There’s nothing you can say to me that I haven’t already heard, no admonition that hasn’t already been served to me like a flaming bag of poop. Alone I sit in a sea of shame, just me and my labradoodle. That’s right, I said it. I own a labradoodle, an Australian labradoodle if you must know, and I am a veterinarian who is apparently making some very poor life decisions. Nonetheless, although I am reluctant to admit this in today’s anti-doodle world, he’s kinda great.

Like many of you, I was aghast at the idea of a doodle. I’ve seen a few of them in practice, big floppy bundles of neuroticism who have learned over the course of many vet visits for their ear infections that I am not to be trusted. I do weird things like stick bits of plastic in their ears. I am to be avoided at all costs. Active resistance, if possible, passive resistance if necessary: much like bumbles bounce, doodles noodle.

Despite all this, my husband, who has gamely endured the parade of needy, infirm, and/or abandoned dogs I’ve collected over my years in practice, had his heart set on a doodle after meeting what he claimed to be a lovely example at a friend’s house. He was not to be dissuaded, feeling it was well within my capabilities to handle a puppy, especially one who didn’t shed. I felt it obligatory to my marital bliss to give it a go, so we (subtly, in the underground doodle circles) began to ask around as to where we might find one. My only rule: I have to meet the breeder and the dam in person.

On the recommendation of a neighbor whose doodle seemed quite civilized out on walks, we found ourselves at the home of one Kramer (not his real name), sitting in a living room stripped to bare concrete and one beat-up couch, covered in 15 floppy Muppets. Only one was pregnant. Kramer, unable to bear being separated from his dogs once their breeding time was up, was running an Old Doodles Retirement home.

Despite the sawdust, abundant kibble dust, and the subtle smell of dog slobber, not a speck of fur was to be seen on the floor. My husband was sold. I did a covert exam of the mother, still a week or so from delivering, and thought to myself, “Well, I guess.” Then Kramer brought out the ace.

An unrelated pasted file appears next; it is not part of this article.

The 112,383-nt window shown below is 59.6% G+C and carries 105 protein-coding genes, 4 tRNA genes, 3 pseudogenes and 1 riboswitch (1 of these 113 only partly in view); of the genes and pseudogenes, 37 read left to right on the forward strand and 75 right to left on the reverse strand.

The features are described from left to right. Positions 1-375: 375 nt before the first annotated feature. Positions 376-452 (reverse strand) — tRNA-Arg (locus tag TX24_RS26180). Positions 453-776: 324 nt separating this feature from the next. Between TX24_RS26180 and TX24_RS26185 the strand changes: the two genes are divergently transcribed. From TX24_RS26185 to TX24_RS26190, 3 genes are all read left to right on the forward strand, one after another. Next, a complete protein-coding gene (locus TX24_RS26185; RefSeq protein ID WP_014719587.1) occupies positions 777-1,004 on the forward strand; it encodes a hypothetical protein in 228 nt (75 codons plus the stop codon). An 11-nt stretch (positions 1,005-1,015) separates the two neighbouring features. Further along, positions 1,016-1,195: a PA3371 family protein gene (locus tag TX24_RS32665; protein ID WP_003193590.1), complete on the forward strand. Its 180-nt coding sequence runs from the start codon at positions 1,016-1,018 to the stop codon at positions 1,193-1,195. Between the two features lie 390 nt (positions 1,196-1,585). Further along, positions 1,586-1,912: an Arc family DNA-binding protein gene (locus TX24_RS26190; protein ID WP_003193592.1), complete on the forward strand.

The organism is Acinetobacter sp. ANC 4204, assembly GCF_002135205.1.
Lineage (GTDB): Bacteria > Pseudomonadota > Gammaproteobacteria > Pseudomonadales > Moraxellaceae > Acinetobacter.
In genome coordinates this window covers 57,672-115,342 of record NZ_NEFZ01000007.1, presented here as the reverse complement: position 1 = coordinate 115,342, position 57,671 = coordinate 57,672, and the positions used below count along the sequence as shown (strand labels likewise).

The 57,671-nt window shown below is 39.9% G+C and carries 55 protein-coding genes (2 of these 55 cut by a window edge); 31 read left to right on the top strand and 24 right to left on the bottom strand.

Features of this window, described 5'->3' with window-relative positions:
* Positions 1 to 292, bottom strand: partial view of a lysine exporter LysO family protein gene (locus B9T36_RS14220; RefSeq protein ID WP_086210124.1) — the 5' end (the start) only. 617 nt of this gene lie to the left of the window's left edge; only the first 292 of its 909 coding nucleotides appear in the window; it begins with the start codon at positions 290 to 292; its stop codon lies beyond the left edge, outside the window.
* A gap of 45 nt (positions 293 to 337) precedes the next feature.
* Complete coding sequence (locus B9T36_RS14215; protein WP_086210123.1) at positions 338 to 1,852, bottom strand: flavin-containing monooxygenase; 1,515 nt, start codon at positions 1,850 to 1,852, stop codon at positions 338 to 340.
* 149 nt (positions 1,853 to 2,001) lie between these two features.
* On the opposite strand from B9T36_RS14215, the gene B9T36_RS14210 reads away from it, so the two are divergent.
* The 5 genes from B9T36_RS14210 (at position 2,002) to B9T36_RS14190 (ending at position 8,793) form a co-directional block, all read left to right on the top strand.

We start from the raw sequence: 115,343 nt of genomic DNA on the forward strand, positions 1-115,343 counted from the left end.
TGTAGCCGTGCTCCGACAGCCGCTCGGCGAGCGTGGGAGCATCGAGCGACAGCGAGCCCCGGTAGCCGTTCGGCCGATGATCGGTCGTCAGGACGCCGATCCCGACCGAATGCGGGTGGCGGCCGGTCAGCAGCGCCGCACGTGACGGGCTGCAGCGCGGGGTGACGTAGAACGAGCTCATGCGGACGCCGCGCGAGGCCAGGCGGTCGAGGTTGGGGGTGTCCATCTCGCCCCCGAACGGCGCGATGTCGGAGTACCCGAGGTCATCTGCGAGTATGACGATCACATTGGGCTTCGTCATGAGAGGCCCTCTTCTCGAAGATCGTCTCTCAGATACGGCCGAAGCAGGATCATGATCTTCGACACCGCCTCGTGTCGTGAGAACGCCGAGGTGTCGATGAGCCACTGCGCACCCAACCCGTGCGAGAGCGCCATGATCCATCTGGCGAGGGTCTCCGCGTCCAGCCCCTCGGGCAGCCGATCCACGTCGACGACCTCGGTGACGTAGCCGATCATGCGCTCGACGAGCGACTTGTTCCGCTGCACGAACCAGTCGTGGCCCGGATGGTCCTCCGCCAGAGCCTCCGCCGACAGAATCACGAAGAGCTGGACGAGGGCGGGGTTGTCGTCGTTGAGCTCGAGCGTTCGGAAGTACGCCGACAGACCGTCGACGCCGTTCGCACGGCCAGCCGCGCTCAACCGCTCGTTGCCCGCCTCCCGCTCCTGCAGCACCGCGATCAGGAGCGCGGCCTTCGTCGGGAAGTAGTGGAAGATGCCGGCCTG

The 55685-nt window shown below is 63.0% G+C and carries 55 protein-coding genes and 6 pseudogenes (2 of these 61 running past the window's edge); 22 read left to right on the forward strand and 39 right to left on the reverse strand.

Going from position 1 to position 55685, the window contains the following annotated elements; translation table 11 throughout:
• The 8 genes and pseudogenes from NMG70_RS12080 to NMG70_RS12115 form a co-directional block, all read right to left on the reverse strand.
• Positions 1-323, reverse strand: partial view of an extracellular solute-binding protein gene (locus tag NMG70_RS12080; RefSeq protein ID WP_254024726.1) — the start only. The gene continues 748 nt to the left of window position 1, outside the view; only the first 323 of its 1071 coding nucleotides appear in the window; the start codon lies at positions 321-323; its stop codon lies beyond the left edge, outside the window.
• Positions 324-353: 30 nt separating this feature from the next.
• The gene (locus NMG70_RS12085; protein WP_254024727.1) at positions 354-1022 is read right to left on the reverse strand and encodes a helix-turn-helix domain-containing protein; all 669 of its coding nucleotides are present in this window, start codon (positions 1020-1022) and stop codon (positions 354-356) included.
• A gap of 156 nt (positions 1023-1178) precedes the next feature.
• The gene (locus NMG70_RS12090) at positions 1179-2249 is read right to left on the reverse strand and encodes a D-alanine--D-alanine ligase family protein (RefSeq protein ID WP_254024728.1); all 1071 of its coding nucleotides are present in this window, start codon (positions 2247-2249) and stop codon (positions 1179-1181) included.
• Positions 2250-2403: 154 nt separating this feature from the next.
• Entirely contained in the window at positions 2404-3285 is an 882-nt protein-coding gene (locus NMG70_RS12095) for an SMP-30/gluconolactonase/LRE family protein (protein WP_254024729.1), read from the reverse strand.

“Oh! This one just got returned,” he said, procuring a fluffy round ball hiding amidst the sea of gangly doodlegs. He was 14 weeks old and quite accomplished: it had taken him only 36 hours to convince the elderly couple who brought him home that actually, they wanted to take a round-the-country RV trip, starting immediately, and could not, in fact, keep him. It was, we were assured, through no fault of his own.

This checked all the boxes: Low-shedding (check), puppy (check), and to my preferences as a softie, already rejected by a cruel world (check.) Home he came. Earlier in life, I had brought home a sad sack black lab solely based on her multiple returns to the rescue. Halfway on the long drive home, I found a letter from the previous owner detailing her horrific separation anxiety squirreled away behind the medical records. This was surely child’s play.

I kept him on the DL for as long as I could. As a doodle owner and a veterinarian, I stand in the face of betraying just about everyone I know. My breeder friends tell me I have a frankendog, an aberration, an insult to good breeding. My rescue friends tell me I have obfuscated my obligation to only take home pets from shelters or rescues. My veterinarian friends just shake their heads. No one smiled. Once, after a few glasses of wine, I mentioned I had a doodle to the host of a party, the director of a large humane organization. She froze. She was kind, but I haven’t been invited back.